- CMS is implementing changes to the Recovery Audit Contractor (RAC) program that are intended to hold RACs more accountable and reduce the administrative burden of RAC audits on providers.
- CMS will require RACs to maintain high accuracy and low appeal overturn rates. CMS will also require RACs to audit claims proportional to the types of claims the provider submits.
The Centers for Medicare and Medicaid Services announced changes to the Recovery Audit Contractor (RAC) program that are intended to hold RACs more accountable and reduce the administrative burden of RAC audits on providers.
RACs are able to conduct post-payment reviews of claims and are entitled to keep a portion of improper payments recovered through their audits. The RAC program has been effective at recovering improper payments but their audits impose significant administrative burden on providers.
The announcement highlighted $89 million improper payments identified by RAC audits which translates to $73 million in recoveries in FY 2018. The program has recovered over $10 billion since its inception in 2009.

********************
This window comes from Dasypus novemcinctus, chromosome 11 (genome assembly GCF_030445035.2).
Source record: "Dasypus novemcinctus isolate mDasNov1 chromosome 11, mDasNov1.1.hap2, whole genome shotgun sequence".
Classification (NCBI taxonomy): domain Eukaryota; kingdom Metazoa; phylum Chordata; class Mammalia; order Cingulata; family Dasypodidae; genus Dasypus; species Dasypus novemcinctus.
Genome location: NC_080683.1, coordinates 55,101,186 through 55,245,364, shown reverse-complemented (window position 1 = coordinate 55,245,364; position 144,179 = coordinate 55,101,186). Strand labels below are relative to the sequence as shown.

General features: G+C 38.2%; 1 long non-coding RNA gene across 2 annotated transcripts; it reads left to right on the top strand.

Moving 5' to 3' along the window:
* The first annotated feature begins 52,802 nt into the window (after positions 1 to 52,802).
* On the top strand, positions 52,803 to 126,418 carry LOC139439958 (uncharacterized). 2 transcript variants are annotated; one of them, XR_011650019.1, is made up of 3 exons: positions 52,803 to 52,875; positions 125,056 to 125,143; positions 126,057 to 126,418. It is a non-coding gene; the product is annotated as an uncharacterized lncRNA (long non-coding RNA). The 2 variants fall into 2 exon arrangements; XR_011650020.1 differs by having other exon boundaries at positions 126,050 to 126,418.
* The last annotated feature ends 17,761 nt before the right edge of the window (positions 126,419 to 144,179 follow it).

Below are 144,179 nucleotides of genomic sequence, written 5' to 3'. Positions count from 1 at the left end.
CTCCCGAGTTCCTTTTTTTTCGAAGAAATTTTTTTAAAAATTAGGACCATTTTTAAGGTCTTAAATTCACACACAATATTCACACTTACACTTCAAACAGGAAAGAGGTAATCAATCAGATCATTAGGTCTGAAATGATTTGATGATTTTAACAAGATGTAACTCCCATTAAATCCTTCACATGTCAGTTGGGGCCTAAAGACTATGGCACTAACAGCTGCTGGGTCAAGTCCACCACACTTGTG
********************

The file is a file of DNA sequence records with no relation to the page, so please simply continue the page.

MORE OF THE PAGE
RACs have traditionally targeted hospital inpatient claims that should have been submitted as outpatient claims. Aggressive audit practices also created a backlog of hundreds of thousands of RAC-audited claims pending before the appeals process.
CMS is trying to hold RACs more accountable for their audit practices. CMS is requiring RACs to maintain a 95 percent accuracy score. CMS is also requiring RACs to maintain an appeals overturn rate of less than 10 percent. RACs that fail to maintain these rates will receive a progressive reduction in the number of claims they are allowed to review.
CMS is also requiring RACs to audit claims proportionately to the types of claims a provider submits. The final rule will also require RACs to improve how they provide updates to providers on audited claims.
CMS also issued a final rule that makes some reforms to the claims appeals process to make it easier for providers. For example, the final rule removes the requirement for the provider to sign appeals request documents. According to CMS, over 240,000 appeals requests are dismissed for lacking signature each year. The final rule takes effect on July 8, 2019.
As always, ADVOCATE will keep you up to date on this and all issues impacting radiology as they become available.
Kirk Reinitz, CPA